Recently, in a first-of-its-kind initiative, the Department of Science & Technology (DST) has announced the setting up of India’s first Dark Sky Reserve in Hanle, Ladakh.


What is a ‘Dark Sky Reserve’?

  • Description — It is a designation given to a place that has policies in place to ensure that a tract of land or region has minimal artificial light interference.
  • Designated areas — These are areas that offer exceptional starry nights and are specifically protected for scientific, natural, educational, cultural, heritage and/or public enjoyment.
  • Accreditation — It is designated by the U.S.-based non-profit, International Dark-Sky Association (IDA) since 1988.


Background of Indian Astronomical Observatory

  • Discovery — Indian astronomers in India, led by R. Rajamohan, discovered an asteroid that was later named 4130 Ramanujan. It was the first time in 104 years that asteroids were discovered from India.
  • Location — Their instrument, the 45-cm Schmidt telescope, was housed on the Javadi hills in Kavalur, Tamil Nadu and the spot is today called as Vainu Bappu Observatory. It is today run by the Indian Institute of Astrophysics (IIA), Bengaluru, and is among India’s foremost observatories.
  • Reasoned choice — It was chosen in the 1960s because it was at impressive 750 metres above sea level, located amid a forest and offered fairly unobstructed vistas of the night sky.
  • Not ideal spot — Kavalur’s geography put it in the path of both monsoonal clouds, during June-September and the returning, or northeast monsoon in November, forcing the observatory to often shut down for months.
      • Also, rainclouds absorb starlight and radiation from cosmic objects, preventing them from being caught on the telescopes of cameras. Hence, the search began in the early 1980s for a place least affected by the monsoon.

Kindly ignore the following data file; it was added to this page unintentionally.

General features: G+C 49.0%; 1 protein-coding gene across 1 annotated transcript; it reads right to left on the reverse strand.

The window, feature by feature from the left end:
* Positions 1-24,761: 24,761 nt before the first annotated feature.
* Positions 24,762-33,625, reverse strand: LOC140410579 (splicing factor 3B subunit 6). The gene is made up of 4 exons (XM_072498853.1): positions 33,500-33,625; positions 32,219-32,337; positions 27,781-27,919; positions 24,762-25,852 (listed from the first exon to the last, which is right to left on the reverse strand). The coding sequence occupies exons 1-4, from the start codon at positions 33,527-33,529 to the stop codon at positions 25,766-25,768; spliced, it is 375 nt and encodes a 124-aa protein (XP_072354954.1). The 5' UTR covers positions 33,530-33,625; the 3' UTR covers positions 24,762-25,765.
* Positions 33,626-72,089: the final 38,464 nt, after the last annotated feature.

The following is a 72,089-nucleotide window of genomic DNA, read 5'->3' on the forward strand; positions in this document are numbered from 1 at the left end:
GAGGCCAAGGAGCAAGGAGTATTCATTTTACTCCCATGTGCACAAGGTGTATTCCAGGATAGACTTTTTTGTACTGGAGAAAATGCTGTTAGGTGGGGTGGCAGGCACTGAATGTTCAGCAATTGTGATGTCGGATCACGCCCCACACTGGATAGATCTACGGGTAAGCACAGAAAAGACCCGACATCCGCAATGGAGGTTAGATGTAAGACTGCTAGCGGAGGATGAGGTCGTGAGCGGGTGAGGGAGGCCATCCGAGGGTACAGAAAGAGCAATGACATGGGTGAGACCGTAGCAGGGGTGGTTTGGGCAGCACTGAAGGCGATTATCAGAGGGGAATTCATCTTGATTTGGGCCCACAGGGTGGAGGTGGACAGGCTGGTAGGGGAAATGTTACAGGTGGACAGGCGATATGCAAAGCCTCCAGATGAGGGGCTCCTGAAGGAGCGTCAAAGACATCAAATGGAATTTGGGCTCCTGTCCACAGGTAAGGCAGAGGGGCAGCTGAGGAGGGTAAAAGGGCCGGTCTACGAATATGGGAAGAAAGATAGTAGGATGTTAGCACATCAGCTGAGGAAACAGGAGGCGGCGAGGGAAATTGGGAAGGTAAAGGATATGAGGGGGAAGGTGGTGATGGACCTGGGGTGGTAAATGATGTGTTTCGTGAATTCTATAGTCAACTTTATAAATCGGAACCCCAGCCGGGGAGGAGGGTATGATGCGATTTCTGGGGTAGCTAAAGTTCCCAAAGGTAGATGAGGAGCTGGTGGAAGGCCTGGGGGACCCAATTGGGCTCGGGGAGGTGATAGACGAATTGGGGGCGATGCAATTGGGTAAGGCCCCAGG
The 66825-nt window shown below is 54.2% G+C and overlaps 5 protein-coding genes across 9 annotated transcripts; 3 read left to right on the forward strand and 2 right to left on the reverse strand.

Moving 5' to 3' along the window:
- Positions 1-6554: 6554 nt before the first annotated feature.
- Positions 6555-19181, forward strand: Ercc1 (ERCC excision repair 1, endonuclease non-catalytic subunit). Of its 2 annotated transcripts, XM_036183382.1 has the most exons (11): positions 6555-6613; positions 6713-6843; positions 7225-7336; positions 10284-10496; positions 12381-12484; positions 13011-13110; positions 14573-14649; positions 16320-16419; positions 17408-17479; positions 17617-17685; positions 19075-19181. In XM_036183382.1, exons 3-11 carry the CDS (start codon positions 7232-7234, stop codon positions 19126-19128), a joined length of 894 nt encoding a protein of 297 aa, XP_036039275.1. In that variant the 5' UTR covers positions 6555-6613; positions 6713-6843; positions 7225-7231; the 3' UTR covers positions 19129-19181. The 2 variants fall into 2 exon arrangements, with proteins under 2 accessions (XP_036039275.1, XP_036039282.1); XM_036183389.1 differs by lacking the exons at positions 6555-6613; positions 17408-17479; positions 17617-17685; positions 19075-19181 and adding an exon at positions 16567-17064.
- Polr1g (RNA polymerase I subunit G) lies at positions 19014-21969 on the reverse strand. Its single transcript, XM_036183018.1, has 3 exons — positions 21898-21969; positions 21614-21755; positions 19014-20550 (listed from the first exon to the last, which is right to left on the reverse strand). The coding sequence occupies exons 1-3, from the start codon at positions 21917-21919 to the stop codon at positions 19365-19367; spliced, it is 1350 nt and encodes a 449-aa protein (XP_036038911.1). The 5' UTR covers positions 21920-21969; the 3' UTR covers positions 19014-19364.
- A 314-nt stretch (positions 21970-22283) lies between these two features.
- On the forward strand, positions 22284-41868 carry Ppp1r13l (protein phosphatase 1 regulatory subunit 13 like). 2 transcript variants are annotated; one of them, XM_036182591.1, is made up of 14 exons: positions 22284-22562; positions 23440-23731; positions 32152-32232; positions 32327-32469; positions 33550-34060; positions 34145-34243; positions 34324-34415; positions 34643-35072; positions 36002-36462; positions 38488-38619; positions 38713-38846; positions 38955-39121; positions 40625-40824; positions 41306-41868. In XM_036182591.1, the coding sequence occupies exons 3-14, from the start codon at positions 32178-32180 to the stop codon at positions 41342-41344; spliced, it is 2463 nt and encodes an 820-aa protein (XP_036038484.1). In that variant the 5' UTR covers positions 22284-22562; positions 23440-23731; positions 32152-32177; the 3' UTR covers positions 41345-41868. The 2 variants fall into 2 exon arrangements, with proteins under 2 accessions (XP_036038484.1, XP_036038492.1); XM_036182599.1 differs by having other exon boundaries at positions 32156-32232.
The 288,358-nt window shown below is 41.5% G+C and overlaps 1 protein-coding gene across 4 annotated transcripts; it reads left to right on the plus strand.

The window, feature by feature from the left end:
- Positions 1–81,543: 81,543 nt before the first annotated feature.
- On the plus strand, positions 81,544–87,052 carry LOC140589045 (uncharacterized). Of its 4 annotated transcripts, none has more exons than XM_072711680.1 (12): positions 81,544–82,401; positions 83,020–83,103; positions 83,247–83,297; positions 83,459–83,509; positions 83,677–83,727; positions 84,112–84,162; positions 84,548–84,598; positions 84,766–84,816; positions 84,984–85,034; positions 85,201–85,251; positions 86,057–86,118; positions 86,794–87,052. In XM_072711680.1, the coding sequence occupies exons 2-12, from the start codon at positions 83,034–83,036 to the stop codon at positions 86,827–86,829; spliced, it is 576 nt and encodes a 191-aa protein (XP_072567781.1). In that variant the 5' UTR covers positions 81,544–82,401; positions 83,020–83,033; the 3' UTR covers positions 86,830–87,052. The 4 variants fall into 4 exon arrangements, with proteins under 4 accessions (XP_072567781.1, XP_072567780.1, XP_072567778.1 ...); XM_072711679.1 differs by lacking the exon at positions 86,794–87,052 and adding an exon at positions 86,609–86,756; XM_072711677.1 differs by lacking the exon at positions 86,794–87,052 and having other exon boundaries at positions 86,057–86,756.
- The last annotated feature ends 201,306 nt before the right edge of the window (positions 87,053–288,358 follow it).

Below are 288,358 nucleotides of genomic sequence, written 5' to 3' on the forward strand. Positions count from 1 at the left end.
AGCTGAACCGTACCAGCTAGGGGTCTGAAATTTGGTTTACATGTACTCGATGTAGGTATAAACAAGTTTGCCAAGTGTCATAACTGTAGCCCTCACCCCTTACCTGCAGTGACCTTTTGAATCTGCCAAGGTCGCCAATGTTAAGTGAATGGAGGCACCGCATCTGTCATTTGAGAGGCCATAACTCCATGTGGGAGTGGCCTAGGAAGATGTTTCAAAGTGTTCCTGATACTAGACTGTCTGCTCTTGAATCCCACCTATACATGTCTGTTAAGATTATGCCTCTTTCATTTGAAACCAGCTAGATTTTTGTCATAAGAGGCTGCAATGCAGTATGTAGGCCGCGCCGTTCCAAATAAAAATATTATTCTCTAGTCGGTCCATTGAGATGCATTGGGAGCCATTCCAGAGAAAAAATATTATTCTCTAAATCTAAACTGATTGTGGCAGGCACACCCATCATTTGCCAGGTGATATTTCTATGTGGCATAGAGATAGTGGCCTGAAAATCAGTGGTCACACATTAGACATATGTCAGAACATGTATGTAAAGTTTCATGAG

The Hanle Observatory

  • A dry, high-altitude desert is in many ways was an ideal location, but such terrain is difficult and quite inaccessible. However, after several expeditions to different parts of the Himalayas finally Hanle (Ladakh) was chosen.
  • Location — The Indian Astronomical Observatory stands on Saraswati, Hanle in south-eastern Ladakh union territory at an altitude of 14,000 ft above sea level .
  • Climatic conditions — Hanle site is as dry as the Atacama Desert in Chile and much drier than Devasthal (Uttarakhand) and has around 270 clear nights in a year.
  • Set-up — The Indian Astronomical Observatory here at Hanle has one of the world’s highest sites for optical, infrared and gamma-ray telescopes.
  • Optimal conditions — According to the Department of Science and Technology, this is due to its advantages of —
      • Clear nights
      • Minimal light pollution
      • Background aerosol concentration
      • Extremely dry atmospheric condition
      • Uninterrupted monsoon
  • Also, such conditions are considered crucial for astronomers to build huge telescopes and plan for future observatories and predict how they will vary with time.
  • Global standing — Termed as the Major Atmospheric Cherenkov Experiment Telescope (MACE), located near Hanle, it is currently the ninth highest optical telescope in the world and is operated by the Indian Institute of Astrophysics, (IIA) Bangalore.
      • MACE is built by a consortium of the Bhabha Atomic Research Centre, the Tata Institute of Fundamental Research, the Electronics Corporation of India Ltd. and the IIA.
      • The goal of MACE is to detect Cherenkov radiation from space.
      • This is a special kind of light from gamma rays, or the most energetic sources of radiation, that can result from dying stars or several galactic events.
  • Himalayan Chandra Telescope (HCT) — It is the metallic capsule, the highest of the observatories, the oldest and active since 2000.
      • It is an optical-infrared telescope with a 2-metre lens, designed to detect light from the visible range of the electromagnetic spectrum as well as that just below it, or the infra-red spectrum.
      • The second capsule, situated slightly lower than the HCT, is the GROWTH-India telescope, a 70-cm telescope made by IIA and IIT Mumbai is equipped to track cosmic events, such as afterglows of a gamma ray burst or tracking the path of asteroids.
  • A High Altitude Gamma Ray Telescope (HAGAR) — It is an array of seven telescopes, operational since September 2008 and constitutes the first phase of the Himalayan Gamma-Ray Observatory (HIGRO) project. It also looks at Cherenkov radiation, although at a lower range of energies.